2016 computer review
I use three laptops, each weighing about three pounds, which makes them convenient to carry about. I’d been trying to keep the ThinkPad T430s active, but it’s now firmly retired.
ThinkPad X1 Carbon. Purchased January 2015. Two years later, love it as much as ever. I liked the T430s before it, but that was always a little too heavy to carry around. The X1 is an easy bag and go machine. Despite quite a few cycles, the battery is still about 96% as original, and generally lasts me longer than I need.
Zenbook UX305. Purchased October 2015. This is the portable Windows 10 machine. I don’t have much use for Windows, and so the Zenbook doesn’t see much use either, but it’s nice to have. It’s always a bit of a disappointment switching from the X1 to this machine, but it’s still a fine machine.
HP Chromebook 13. Purchased July 2016. For the first few months, this machine was kind of a curiosity. I’d play with it, but didn’t really use it. Recently though I’ve been using it a lot more. It does make an excellent web browsing machine, to the extent that I browse with it almost exclusively. If I want to get something done, I use the X1 and don’t browse the web, which is marvelously productive. When it’s web time, I switch to the chromebook. Hardware wise, this is actually a slightly better feeling machine than the Zenbook. Notably, the touchpad is very impressive. Most of gripes about ChromeOS UI being just different enough to be annoying are resolved by spending more time with it.
I also use three other computers which are substantially less mobile.
EdgeRouter Lite. Purchased August 2015. About one year in, I decided to upgrade OpenBSD and ran into a fairly common problem: disk failure. The original flash drive isn’t great. Replaced that, and it’s been working fine ever since. OpenBSD octeon support is still not quite first class, but it’s certainly good enough for routing. Even with the hassle of replacing the flash, it’s easier and cheaper to put together an ERL than an APU system.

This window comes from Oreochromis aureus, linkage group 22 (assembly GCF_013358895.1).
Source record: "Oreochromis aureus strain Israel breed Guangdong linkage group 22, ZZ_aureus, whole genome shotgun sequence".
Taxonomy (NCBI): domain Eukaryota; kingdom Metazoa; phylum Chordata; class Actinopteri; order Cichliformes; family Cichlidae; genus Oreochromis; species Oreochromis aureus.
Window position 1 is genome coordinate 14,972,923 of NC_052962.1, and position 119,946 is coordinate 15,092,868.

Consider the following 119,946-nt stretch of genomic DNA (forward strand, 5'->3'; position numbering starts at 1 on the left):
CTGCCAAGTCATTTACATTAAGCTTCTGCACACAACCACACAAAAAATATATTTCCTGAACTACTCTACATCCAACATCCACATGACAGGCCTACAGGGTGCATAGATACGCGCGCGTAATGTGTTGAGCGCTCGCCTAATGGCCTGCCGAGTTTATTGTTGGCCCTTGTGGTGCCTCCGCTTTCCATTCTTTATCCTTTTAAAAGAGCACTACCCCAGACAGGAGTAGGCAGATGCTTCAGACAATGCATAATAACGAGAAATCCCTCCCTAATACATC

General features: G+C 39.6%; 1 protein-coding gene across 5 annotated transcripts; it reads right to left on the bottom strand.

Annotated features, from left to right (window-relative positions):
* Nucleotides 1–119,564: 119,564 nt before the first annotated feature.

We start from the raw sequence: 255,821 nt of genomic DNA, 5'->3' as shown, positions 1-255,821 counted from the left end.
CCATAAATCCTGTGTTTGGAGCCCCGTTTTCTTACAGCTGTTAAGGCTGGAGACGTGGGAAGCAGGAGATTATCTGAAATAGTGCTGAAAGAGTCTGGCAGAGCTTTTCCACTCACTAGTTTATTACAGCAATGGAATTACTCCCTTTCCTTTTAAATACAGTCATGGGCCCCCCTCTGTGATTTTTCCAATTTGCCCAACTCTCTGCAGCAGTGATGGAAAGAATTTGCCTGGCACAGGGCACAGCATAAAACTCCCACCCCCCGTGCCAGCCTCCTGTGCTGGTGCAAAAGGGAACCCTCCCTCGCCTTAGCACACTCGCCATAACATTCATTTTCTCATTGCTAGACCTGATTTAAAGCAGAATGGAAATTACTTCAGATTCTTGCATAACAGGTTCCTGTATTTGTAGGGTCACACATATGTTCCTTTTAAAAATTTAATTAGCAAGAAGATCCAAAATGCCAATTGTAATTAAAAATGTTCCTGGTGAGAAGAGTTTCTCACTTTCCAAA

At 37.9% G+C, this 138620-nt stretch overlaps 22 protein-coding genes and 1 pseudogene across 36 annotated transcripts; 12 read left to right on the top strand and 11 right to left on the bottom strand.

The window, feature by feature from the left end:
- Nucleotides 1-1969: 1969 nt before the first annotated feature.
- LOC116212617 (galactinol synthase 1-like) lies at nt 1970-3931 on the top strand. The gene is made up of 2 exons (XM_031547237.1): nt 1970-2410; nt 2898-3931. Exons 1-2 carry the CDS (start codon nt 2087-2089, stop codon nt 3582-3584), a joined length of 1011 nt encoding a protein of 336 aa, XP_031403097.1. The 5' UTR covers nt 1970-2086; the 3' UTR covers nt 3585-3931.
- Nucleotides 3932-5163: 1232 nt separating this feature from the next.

Braswell NUC. Purchased August 2015. My old home router was basically a full (though mini sized) PC, and replacing it with the ERL meant a big reduction in CPU and storage. This is the replacement for that, separating home server from home router. I have pretty light needs, but it’s a very convenient machine to stage OpenBSD sets so that upgrades fly by. Was also using it as an ad blocking proxy for a while. It’s small and quiet, but still powerful enough to handle background tasks. It’s one more thing to worry about, but at the same time splitting tasks means I can upgrade it more frequently without dropping internet connection.
Hand assembled desktop PC. Purchased May 2013. Gaming machine. The i5-3570k CPU is still adequate. Upgraded to a GTX 980 one year ago. Using a 27 inch 1440p monitor; I keep debating whether it’s time to upgrade to a 5K, but I think that will wait for the next generation of graphics cards.
In addition, there are three not quite computers that are extremely portable.
iPad mini 4. Purchased October 2015. Had an iPad Air previous to this, downgraded in size to reduce weight even more. The mini used to be my reading device, but has become a lot less interesting with the Chromebook. I practically never use it around the house any more. Instead, it only sometimes gets slipped into a pocket if I decide to run out for breakfast and want to read a comic book at the same time.
iPhone 6s Plus. Purchased October 2015. Like a lot of changes, the huge increase in screen size quickly became the new normal. If I pick up an iPhone 5 now, it feels miniaturized. Nevertheless, I may scale back again with the next phone (not for another year at least). At first I was excited that it was easier to read web sites on my phone, but since so many sites are complete shit on mobile, I’ve been doing less browsing overall.
Kindle Paperwhite. Purchased September 2012. Still using this old thing. Good for reading novels. Subsequent generations don’t offer quite enough to make an upgrade compelling. The main problem I have is that it’s really slow and clunky switching between books or trying to scan a book for a particular passage. I may read a nonfiction book on the Kindle, but will immediately reach for the chromebook or iPad. I have since gone back to using it without a case because it’s lighter to hold and easier to pocket.
Future wants: my default resting state is one of computer envy, but there’s not much I feel I’m missing. New machines aren’t much faster. There’s only so thin and light before a computer stops being useful. That said, there’s no way I’m ever using a laptop that weighs more than three pounds again. Also a minimum resolution of 1440p (the Zenbook is only 1080p, which would have been incredible a few years ago, but now it’s visibly subpar).